How many times have you bumped into someone that you knew well, but for a second you just didn’t recognise them? For that second or two, or maybe longer, you cannot place who they are, or why they seem familiar. It has happened to all of us, it has certainly happened to me on more than one occasion, although my wife Helen just says it’s my age catching up with me!
Kenneth Branagh was once quoted as saying “the Chinese say, ‘It’s good to live in interesting times”, which is actually a misquote of a saying falsely attributed to the Chinese. However, the sentiment of the saying, wherever it originated, is that the times we live in are not good at all (they are ‘interesting’!), but that these times often bring innovation, change, new ways forward. It is true of many of the hardest times in human history that facing adversity head-on, being honest about our situation, leads to new ways of life that are better than before.
God trusts you… just let that sink in for a moment. Yes, you, God trusts you!
Today, as I started the morning with its brilliant sunshine and lovely refreshing breeze, I was struck again by a thought that comes to me every so often, usually when I begin to question myself, my worth or what I am here on this earth to do. Now you may think that this is not what you would expect to hear from a Pastor but these times of ‘new normal’ have reshaped aspects of life for me, as I am sure they have for you too.
So, we have had our first ‘lockdown Easter’… celebrating the wonderous gift that Jesus brought to anyone who would say his name on their lips, proclaiming Him as Lord of their lives, living life in the light and truth of His resurrection. Many of us celebrated Easter together as a scattered community, worshiping outside of our church buildings, and the world didn’t stop turning. It was a great joy to be as one in many different places.
Good Friday – Jesus’ trial, crucifixion, death and burial
Good Friday is the most difficult day for Jesus during the Passion Week. His journey turned treacherous and extremely painful in the hours leading to his death. Judas Iscariot, the disciple who had betrayed Jesus, was overcome with remorse and hanged himself early Friday morning.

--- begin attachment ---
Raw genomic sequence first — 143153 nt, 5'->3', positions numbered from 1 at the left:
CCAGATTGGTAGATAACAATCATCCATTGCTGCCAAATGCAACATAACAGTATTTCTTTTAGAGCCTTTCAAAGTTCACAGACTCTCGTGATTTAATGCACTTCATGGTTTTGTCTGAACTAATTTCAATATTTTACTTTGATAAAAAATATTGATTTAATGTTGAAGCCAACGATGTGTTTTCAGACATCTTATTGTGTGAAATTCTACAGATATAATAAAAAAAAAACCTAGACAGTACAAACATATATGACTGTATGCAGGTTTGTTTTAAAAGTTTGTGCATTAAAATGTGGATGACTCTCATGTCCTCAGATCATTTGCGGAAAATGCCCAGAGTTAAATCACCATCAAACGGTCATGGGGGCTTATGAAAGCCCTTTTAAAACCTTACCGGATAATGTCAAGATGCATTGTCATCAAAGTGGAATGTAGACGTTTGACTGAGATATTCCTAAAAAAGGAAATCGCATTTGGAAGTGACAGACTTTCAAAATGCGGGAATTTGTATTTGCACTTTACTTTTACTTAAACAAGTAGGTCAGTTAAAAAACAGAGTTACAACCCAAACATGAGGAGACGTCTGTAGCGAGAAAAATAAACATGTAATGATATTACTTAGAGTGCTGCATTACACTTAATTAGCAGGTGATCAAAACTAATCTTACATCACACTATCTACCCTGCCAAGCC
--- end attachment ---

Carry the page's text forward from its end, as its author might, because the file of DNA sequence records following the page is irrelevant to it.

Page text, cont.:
Jesus, as the Lamb of God, was about to give his body to be broken and his blood to be shed in sacrifice, to free us from sin and death. It was during His Last Supper that Jesus established the Lord’s Supper, or Communion, and commanded his followers thus; “Do this always in remembrance of me”. We therefore remember His sacrifice by sharing in the elements of bread and wine during the Holy Communion or the Lord’s Table.
Judas was greedy and from his greed, stemmed other sins like lying to his master and the other apostles and his lack of concern for others, shown by stealing the funds that Jesus had reserved to help the poor (John 12:4-6).
Jesus spotted a fig tree that was full of covering of leaves. Its foliage was a sign that it had figs. But to His disappointment there were none. The tree not only failed to produce fruit but also gave an impression of being fruitful but having no evidence of it. He was disappointed and cursed it and immediately the tree withered.
I recently heard the phrase ‘You are what you eat’ and in a flash, it took me right back to being 6 years old and wondering (in a state of sheer panic) what would happen to me next. To put that comment into context, I had just had a bite of an apple, prepared by my grandmother I think, and I had swallowed an apple pip.
Today is the 1st of April, traditionally a time when many of us would try and prank each other, and for many of us we would become the focus of a prank. It would be a time of humour. But today, for me, feels ever so slightly different. As the world comes to terms with what has happened since Christmas it has taken on a more serious note.
I wanted to start this week, following our acts of worship on Sunday, with a beautiful reminder of where our protection comes from. It is inevitable that as the days and weeks roll by the true impact of COVID 19 is going to become very apparent, in ways many of us cannot imagine yet. Some of our lives are going to be impacted in ways we do not foresee, either through the impacts on our health, our jobs, our houses or our finances.
Nehemiah said, “Go and enjoy choice food and sweet drinks, and send some to those who have nothing prepared. This day is holy to our Lord. Do not grieve, for the joy of the LORD is your strength.” (Nehemiah 8:10)
As I was thinking and praying about the current situation we are all facing at the moment, I was reminded of how different we all are, how wonderfully individual and unique each one of us is. Yet, at the same time, we all carry the amazing image of God within us too and as such we should do all we can to look after ourselves.
Being unsettled and feeling restricted is a new feeling that many of us are now beginning to cope with as we move forward into the first full week of tighter restrictions, and almost all children being away from school. It is a time for adjusting to the ‘new normal’ for a while and really taking a look at the patterns of our lives… do we do things just because we always have?